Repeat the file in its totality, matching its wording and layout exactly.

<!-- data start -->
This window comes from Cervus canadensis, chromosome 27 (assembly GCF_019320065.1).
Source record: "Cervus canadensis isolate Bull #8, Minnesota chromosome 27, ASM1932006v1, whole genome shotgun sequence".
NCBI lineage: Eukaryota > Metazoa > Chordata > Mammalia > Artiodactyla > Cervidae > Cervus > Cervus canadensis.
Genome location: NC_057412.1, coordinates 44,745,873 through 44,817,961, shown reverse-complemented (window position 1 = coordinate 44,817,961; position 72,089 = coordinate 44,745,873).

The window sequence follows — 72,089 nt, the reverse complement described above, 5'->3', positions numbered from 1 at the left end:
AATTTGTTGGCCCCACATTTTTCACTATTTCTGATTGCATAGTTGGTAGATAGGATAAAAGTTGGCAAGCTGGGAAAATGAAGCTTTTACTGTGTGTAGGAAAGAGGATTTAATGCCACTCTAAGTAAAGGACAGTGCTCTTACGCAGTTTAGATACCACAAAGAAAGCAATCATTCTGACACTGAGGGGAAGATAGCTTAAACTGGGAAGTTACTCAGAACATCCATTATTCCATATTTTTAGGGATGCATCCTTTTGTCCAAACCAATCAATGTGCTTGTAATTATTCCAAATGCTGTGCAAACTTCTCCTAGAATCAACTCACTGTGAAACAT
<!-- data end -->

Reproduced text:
This window comes from Cervus canadensis, chromosome 27 (assembly GCF_019320065.1).
Source record: "Cervus canadensis isolate Bull #8, Minnesota chromosome 27, ASM1932006v1, whole genome shotgun sequence".
NCBI lineage: Eukaryota > Metazoa > Chordata > Mammalia > Artiodactyla > Cervidae > Cervus > Cervus canadensis.
Genome location: NC_057412.1, coordinates 44,745,873 through 44,817,961, shown reverse-complemented (window position 1 = coordinate 44,817,961; position 72,089 = coordinate 44,745,873).

The window sequence follows — 72,089 nt, the reverse complement described above, 5'->3', positions numbered from 1 at the left end:
AATTTGTTGGCCCCACATTTTTCACTATTTCTGATTGCATAGTTGGTAGATAGGATAAAAGTTGGCAAGCTGGGAAAATGAAGCTTTTACTGTGTGTAGGAAAGAGGATTTAATGCCACTCTAAGTAAAGGACAGTGCTCTTACGCAGTTTAGATACCACAAAGAAAGCAATCATTCTGACACTGAGGGGAAGATAGCTTAAACTGGGAAGTTACTCAGAACATCCATTATTCCATATTTTTAGGGATGCATCCTTTTGTCCAAACCAATCAATGTGCTTGTAATTATTCCAAATGCTGTGCAAACTTCTCCTAGAATCAACTCACTGTGAAACAT